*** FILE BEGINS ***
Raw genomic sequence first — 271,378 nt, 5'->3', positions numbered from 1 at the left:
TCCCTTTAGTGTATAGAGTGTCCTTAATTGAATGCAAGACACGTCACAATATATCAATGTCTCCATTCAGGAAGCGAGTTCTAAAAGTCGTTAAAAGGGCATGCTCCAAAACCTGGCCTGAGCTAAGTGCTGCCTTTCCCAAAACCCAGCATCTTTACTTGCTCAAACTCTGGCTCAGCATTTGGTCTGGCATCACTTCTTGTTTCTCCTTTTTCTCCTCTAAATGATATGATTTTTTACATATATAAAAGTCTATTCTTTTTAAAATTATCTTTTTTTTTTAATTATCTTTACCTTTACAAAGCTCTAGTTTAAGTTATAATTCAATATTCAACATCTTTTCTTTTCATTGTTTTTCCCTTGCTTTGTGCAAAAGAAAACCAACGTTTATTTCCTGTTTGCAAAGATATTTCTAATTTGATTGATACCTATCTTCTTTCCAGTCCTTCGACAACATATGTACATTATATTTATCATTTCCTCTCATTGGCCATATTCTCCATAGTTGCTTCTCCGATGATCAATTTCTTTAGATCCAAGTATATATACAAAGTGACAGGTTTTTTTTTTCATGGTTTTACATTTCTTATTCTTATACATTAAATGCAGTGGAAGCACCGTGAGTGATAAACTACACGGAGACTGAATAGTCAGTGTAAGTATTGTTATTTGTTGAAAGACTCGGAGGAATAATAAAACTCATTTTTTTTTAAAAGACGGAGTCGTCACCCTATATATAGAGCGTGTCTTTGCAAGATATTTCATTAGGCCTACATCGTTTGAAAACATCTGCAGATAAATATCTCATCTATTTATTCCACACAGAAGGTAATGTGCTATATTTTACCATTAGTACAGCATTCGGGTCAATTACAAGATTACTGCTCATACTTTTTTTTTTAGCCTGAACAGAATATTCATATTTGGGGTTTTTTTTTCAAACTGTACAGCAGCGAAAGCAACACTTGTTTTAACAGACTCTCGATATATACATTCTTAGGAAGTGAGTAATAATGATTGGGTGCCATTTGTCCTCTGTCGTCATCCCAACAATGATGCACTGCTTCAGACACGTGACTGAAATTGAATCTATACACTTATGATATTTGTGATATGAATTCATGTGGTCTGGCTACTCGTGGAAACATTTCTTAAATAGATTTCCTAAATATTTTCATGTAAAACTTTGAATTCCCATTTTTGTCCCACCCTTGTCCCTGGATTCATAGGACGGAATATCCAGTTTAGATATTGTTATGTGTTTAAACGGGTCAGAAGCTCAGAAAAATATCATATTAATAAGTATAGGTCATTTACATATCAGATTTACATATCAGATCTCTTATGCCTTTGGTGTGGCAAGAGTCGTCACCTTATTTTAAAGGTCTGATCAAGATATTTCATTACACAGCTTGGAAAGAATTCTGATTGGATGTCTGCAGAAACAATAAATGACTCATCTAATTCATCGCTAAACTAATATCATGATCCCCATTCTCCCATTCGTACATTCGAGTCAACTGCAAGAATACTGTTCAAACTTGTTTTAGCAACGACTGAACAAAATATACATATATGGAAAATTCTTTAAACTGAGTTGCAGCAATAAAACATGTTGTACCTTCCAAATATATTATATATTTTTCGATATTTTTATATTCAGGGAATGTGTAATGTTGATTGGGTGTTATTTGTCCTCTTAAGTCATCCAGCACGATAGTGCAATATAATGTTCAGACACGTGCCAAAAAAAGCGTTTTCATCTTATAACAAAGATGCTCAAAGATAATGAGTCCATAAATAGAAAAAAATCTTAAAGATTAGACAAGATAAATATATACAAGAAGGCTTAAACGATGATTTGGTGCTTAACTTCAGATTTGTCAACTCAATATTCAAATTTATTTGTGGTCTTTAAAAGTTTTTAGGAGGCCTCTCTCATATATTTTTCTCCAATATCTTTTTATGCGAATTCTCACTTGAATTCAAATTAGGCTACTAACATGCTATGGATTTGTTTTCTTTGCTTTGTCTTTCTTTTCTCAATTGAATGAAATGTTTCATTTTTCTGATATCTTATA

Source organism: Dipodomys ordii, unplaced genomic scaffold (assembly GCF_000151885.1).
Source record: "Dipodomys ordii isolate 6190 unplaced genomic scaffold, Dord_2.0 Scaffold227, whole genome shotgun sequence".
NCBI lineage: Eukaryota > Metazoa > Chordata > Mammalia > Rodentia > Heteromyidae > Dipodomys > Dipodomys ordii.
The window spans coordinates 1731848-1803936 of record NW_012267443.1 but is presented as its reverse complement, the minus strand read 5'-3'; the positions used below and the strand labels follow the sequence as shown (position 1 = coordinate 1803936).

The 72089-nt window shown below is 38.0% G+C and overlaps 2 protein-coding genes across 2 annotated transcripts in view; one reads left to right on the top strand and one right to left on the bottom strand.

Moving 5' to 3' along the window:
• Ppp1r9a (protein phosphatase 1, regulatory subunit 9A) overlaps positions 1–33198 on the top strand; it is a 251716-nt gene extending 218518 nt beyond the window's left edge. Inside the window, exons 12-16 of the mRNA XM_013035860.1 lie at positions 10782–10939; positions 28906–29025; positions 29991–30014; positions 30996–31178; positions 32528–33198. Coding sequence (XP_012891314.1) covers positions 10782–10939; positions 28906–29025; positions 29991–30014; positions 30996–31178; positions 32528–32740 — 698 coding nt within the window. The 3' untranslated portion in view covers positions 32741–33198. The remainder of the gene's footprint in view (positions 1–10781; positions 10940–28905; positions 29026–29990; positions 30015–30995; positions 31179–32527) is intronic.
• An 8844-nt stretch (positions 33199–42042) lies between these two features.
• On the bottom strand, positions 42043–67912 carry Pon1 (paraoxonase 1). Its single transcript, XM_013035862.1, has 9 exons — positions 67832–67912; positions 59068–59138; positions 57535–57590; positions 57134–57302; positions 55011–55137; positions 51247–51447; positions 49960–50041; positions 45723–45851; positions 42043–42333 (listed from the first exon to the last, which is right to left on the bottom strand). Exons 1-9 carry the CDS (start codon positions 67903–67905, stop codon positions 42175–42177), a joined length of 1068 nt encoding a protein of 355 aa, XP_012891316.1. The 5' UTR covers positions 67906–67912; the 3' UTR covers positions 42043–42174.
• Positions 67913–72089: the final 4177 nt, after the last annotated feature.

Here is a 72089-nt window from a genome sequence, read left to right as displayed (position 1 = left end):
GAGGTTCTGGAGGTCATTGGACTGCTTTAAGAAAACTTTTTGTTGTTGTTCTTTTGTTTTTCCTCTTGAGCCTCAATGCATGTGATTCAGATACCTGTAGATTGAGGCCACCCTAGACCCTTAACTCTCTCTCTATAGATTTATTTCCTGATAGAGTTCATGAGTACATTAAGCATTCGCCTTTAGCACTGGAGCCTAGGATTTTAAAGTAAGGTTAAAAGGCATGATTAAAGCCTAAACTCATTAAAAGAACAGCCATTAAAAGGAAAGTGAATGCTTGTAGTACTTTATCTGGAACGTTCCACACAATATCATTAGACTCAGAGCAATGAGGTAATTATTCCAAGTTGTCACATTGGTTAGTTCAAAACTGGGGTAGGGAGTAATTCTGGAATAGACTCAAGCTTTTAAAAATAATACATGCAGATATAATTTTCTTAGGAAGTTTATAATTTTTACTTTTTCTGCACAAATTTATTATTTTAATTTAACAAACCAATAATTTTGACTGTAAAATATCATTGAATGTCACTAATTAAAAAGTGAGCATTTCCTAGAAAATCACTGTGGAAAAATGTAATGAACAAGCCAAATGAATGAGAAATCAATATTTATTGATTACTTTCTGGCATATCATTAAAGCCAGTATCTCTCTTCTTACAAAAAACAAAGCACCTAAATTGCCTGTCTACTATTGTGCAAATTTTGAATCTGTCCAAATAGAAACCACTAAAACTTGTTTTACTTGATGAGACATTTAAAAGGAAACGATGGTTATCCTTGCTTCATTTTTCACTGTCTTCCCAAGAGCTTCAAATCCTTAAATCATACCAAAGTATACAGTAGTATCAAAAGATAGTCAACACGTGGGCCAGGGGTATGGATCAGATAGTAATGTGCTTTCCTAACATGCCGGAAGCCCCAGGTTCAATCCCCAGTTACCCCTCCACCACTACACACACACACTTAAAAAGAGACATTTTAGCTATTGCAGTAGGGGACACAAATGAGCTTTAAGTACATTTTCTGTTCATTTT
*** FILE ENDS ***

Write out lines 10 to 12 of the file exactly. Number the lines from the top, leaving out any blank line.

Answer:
• An 8844-nt stretch (positions 33199–42042) lies between these two features.
• On the bottom strand, positions 42043–67912 carry Pon1 (paraoxonase 1). Its single transcript, XM_013035862.1, has 9 exons — positions 67832–67912; positions 59068–59138; positions 57535–57590; positions 57134–57302; positions 55011–55137; positions 51247–51447; positions 49960–50041; positions 45723–45851; positions 42043–42333 (listed from the first exon to the last, which is right to left on the bottom strand). Exons 1-9 carry the CDS (start codon positions 67903–67905, stop codon positions 42175–42177), a joined length of 1068 nt encoding a protein of 355 aa, XP_012891316.1. The 5' UTR covers positions 67906–67912; the 3' UTR covers positions 42043–42174.
• Positions 67913–72089: the final 4177 nt, after the last annotated feature.